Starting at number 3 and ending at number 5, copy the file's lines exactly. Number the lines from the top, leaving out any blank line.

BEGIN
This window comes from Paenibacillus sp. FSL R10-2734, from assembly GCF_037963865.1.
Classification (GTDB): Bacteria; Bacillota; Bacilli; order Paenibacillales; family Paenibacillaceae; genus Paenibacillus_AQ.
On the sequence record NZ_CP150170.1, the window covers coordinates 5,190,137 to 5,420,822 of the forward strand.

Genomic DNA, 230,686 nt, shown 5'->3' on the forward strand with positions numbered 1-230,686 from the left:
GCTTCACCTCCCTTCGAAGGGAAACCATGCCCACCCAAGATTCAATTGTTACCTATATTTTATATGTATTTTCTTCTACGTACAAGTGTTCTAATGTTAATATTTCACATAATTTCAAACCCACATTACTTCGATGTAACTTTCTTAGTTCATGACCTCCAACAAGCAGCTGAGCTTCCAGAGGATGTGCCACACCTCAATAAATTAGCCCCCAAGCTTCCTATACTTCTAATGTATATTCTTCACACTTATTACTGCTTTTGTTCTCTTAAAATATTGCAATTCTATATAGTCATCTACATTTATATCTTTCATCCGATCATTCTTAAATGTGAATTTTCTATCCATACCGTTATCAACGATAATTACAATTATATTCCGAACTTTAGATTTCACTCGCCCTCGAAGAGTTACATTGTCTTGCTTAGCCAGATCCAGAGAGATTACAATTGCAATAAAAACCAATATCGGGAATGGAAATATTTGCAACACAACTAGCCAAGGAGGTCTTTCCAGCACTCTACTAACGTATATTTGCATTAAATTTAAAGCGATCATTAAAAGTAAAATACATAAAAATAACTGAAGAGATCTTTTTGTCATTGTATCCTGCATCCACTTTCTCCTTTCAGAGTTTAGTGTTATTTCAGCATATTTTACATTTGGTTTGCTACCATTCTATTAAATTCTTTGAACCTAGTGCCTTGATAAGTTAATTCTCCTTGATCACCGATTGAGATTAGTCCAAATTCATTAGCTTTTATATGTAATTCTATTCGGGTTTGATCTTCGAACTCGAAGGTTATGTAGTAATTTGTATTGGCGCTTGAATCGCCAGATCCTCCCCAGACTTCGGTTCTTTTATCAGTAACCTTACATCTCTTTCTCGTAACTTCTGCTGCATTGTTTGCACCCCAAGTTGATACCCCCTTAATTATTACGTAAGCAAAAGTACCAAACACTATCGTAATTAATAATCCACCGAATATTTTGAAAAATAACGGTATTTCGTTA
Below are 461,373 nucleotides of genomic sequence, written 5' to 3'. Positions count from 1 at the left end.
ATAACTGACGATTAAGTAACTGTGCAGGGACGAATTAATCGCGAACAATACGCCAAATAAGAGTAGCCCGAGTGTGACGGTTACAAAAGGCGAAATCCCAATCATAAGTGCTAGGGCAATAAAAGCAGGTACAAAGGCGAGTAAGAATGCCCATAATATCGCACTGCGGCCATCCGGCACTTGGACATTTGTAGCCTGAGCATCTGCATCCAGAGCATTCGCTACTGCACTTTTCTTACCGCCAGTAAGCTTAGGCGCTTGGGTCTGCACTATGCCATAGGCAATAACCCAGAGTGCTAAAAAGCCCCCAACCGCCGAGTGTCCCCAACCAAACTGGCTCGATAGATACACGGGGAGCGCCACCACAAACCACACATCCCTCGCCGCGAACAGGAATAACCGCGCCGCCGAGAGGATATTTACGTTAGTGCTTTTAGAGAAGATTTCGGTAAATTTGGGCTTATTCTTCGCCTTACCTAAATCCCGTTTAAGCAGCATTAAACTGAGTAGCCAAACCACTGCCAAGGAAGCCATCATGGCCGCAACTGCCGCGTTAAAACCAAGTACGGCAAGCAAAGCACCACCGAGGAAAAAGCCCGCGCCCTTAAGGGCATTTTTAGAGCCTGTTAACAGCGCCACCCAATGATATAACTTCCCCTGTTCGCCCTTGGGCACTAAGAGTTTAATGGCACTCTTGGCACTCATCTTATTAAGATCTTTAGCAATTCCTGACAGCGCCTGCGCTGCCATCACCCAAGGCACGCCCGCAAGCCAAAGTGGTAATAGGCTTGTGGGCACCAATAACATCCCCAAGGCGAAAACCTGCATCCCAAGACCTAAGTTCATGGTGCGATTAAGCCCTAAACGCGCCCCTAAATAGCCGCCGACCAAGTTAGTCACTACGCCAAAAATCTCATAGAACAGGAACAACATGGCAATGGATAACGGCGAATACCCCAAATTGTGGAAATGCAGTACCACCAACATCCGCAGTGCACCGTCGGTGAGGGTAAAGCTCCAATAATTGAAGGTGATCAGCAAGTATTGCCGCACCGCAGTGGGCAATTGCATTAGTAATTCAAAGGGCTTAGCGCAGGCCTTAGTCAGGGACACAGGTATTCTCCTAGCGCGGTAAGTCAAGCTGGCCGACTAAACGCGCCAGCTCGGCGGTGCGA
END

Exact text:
On the sequence record NZ_CP150170.1, the window covers coordinates 5,190,137 to 5,420,822 of the forward strand.

Genomic DNA, 230,686 nt, shown 5'->3' on the forward strand with positions numbered 1-230,686 from the left:
GCTTCACCTCCCTTCGAAGGGAAACCATGCCCACCCAAGATTCAATTGTTACCTATATTTTATATGTATTTTCTTCTACGTACAAGTGTTCTAATGTTAATATTTCACATAATTTCAAACCCACATTACTTCGATGTAACTTTCTTAGTTCATGACCTCCAACAAGCAGCTGAGCTTCCAGAGGATGTGCCACACCTCAATAAATTAGCCCCCAAGCTTCCTATACTTCTAATGTATATTCTTCACACTTATTACTGCTTTTGTTCTCTTAAAATATTGCAATTCTATATAGTCATCTACATTTATATCTTTCATCCGATCATTCTTAAATGTGAATTTTCTATCCATACCGTTATCAACGATAATTACAATTATATTCCGAACTTTAGATTTCACTCGCCCTCGAAGAGTTACATTGTCTTGCTTAGCCAGATCCAGAGAGATTACAATTGCAATAAAAACCAATATCGGGAATGGAAATATTTGCAACACAACTAGCCAAGGAGGTCTTTCCAGCACTCTACTAACGTATATTTGCATTAAATTTAAAGCGATCATTAAAAGTAAAATACATAAAAATAACTGAAGAGATCTTTTTGTCATTGTATCCTGCATCCACTTTCTCCTTTCAGAGTTTAGTGTTATTTCAGCATATTTTACATTTGGTTTGCTACCATTCTATTAAATTCTTTGAACCTAGTGCCTTGATAAGTTAATTCTCCTTGATCACCGATTGAGATTAGTCCAAATTCATTAGCTTTTATATGTAATTCTATTCGGGTTTGATCTTCGAACTCGAAGGTTATGTAGTAATTTGTATTGGCGCTTGAATCGCCAGATCCTCCCCAGACTTCGGTTCTTTTATCAGTAACCTTACATCTCTTTCTCGTAACTTCTGCTGCATTGTTTGCACCCCAAGTTGATACCCCCTTAATTATTACGTAAGCAAAAGTACCAAACACTATCGTAATTAATAATCCACCGAATATTTTGAAAAATAACGGTATTTCGTTA